Redirections in Critical Theory: Truth, Self, Action, History

Redirections in Critical Theory: Truth, Self, Action, History

Redirections in Critical Theory: Truth, Self, Action, History

Redirections in Critical Theory: Truth, Self, Action, History

Synopsis

The essays in Redirections in Critical Theory re-analyse major figures and discussions in critical theory, asking questions often neglected or overlooked by a readership ever in pursuit of new theoretical positions. Contributors look at the work of major theorists and writers, including William Empson, Deleuze, Guattari, Chekov and Jameson. Concepts which have been destabilized in modern critical theory, such as truth, self, action and history, are reassessed through their work, shedding new light on many important issues in critical studies today. Redirections in Critical Theory brings together established critics and new names in the field of theory. It will be an important text for students of literature, critical theory and philosophy.

Excerpt

Bernard McGuirk

Redirections at once seek new trajectories and derive from prior movements. Truth, self, action, history, previously linchpins of philosophical and literary critical discourses, have been ever more deprived of their stabilizing functions amidst the multiplicities of a plural theoretical age. Yet as terms, and as values, they have not disappeared; neither have their roles been reallocated as relative turning-points in a metaphysics generally lacking such prime movers. the essays that follow reflect both current developments and reassessments, offering fresh insights and, at the same time, re-evaluations of major issues of the avowedly theoretical era of the late twentieth century. For a decade, the key word in the realm of criticism has been the prefix ‘post-’: poststructuralism, postmodernity, postfeminisms and so forth. the historical moment of a century moving towards its close, however, cannot be confined to such a postscript. For writing and speaking, thinking and showing move ever on. Intellectual exchange anticipates and activates, as well as reflecting upon, social change. in a climate of often headlong theorizing rhythms, these essays seek to resituate, reanalyse, restructure and reconstruct major figures and configurations of the past.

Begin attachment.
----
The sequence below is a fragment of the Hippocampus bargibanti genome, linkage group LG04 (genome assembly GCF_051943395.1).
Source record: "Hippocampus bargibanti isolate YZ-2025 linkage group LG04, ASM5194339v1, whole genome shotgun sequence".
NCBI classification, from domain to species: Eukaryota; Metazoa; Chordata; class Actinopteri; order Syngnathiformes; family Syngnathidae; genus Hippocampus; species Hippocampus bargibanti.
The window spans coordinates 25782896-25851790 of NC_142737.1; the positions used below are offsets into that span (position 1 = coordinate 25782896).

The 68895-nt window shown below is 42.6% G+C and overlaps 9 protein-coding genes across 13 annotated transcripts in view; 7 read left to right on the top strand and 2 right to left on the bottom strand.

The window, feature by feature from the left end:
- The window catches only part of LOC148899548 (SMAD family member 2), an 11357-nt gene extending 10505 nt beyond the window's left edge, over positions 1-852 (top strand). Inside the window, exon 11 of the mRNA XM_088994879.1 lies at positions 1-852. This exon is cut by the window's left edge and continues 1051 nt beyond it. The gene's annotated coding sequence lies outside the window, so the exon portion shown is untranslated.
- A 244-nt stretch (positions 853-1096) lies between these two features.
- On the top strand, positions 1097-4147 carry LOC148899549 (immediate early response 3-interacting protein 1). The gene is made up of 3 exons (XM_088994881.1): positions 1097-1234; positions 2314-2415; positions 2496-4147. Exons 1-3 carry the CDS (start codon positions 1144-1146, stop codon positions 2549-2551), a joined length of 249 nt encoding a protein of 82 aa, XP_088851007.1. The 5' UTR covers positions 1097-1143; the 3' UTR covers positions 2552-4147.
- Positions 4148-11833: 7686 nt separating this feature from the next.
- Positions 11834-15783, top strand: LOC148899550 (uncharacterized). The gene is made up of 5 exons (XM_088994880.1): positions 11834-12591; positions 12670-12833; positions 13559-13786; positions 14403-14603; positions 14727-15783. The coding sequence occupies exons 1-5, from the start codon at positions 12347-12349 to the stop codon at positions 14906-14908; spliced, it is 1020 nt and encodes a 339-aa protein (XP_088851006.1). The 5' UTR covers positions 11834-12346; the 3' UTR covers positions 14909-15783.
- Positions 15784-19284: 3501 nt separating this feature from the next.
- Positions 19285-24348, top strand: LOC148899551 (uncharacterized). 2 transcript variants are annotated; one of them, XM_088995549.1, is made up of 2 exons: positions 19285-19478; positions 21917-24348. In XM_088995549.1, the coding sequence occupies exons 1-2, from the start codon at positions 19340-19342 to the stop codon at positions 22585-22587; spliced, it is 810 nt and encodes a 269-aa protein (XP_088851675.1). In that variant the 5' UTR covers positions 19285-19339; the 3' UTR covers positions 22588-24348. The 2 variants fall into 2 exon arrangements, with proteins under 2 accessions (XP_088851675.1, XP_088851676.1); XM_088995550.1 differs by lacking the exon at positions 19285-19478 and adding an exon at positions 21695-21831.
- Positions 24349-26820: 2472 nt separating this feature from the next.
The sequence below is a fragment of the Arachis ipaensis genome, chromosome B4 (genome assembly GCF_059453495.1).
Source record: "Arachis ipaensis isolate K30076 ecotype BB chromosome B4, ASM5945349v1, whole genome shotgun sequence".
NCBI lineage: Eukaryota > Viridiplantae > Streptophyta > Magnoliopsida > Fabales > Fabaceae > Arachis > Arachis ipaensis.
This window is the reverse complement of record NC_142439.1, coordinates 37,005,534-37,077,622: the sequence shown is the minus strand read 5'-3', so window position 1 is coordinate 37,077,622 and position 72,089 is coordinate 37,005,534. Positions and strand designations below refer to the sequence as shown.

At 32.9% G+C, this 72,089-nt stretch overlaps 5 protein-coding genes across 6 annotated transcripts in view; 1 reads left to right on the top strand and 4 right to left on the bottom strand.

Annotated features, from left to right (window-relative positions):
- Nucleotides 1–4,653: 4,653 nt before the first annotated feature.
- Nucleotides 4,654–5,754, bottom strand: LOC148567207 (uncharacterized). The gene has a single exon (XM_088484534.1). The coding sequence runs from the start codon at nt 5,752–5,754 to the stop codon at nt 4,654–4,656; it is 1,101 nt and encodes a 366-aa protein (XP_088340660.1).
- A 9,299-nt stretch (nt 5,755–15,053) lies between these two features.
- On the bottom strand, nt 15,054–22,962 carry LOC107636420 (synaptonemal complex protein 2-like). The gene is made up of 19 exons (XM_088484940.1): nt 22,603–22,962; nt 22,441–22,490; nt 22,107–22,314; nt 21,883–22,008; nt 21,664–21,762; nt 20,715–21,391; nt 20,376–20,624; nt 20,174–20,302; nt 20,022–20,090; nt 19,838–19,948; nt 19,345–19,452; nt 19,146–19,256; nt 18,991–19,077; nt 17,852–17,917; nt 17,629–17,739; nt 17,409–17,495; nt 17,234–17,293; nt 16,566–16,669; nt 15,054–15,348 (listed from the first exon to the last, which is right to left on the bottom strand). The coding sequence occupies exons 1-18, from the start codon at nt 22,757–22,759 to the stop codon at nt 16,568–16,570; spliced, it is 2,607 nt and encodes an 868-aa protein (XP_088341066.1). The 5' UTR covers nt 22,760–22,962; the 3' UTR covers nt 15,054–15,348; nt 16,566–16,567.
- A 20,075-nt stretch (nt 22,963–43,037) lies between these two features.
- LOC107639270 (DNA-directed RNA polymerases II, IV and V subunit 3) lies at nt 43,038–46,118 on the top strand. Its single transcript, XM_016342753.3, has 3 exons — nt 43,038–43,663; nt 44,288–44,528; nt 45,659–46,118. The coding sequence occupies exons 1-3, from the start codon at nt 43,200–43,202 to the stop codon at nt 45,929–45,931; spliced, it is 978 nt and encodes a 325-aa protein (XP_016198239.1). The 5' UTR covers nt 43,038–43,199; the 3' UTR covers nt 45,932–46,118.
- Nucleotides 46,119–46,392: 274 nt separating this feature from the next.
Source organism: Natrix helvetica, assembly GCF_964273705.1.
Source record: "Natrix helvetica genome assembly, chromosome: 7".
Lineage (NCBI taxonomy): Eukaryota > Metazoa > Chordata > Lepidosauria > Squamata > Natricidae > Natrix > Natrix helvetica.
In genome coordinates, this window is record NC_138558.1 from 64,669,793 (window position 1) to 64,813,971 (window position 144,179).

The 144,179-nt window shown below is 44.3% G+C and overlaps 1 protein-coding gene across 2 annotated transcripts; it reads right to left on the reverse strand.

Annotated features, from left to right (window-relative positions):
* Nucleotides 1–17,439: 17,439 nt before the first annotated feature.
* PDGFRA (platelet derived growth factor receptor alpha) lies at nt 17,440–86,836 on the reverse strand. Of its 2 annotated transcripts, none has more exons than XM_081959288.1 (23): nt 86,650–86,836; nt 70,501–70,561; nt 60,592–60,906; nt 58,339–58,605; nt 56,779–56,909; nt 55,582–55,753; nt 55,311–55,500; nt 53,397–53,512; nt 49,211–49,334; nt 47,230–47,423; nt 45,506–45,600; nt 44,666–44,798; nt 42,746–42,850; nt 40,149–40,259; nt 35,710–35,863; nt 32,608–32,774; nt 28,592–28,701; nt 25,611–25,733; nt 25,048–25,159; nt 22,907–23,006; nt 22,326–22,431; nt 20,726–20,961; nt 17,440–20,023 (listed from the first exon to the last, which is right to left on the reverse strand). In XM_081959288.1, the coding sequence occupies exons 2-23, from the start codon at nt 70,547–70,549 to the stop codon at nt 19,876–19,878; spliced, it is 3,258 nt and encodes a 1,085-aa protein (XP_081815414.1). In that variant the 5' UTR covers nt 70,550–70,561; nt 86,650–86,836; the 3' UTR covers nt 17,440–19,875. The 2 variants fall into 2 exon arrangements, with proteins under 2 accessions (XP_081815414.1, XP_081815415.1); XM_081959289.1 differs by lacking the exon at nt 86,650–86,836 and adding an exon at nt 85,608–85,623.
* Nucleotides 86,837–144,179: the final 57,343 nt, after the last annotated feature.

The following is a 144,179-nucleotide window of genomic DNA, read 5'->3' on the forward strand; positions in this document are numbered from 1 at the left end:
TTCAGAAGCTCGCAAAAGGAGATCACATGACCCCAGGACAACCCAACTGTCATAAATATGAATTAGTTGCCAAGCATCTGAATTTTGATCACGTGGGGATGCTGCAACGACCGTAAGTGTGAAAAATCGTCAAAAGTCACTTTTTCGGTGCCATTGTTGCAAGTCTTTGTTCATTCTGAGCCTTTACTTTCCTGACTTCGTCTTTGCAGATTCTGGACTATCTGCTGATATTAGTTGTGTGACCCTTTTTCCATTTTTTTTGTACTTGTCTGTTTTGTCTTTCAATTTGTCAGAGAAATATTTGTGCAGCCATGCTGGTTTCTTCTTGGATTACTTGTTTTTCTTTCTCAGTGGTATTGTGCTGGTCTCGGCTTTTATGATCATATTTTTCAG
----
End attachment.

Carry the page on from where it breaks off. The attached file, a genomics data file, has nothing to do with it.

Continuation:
The first contribution is an important reassessment, by Christopher Morris, of the work of William Empson. the study covers the whole range of Empson’s critical writing but invites us to re-examine such works as Seven Types of Ambiguity, the Structure of Complex Words, Argufying, Some Versions of the Pastoral, in the light of contemporary theoretical concerns. Norris reminds us that, for Empson, ‘criticism is most usefully employed in making rational sense of semantic complications that would otherwise

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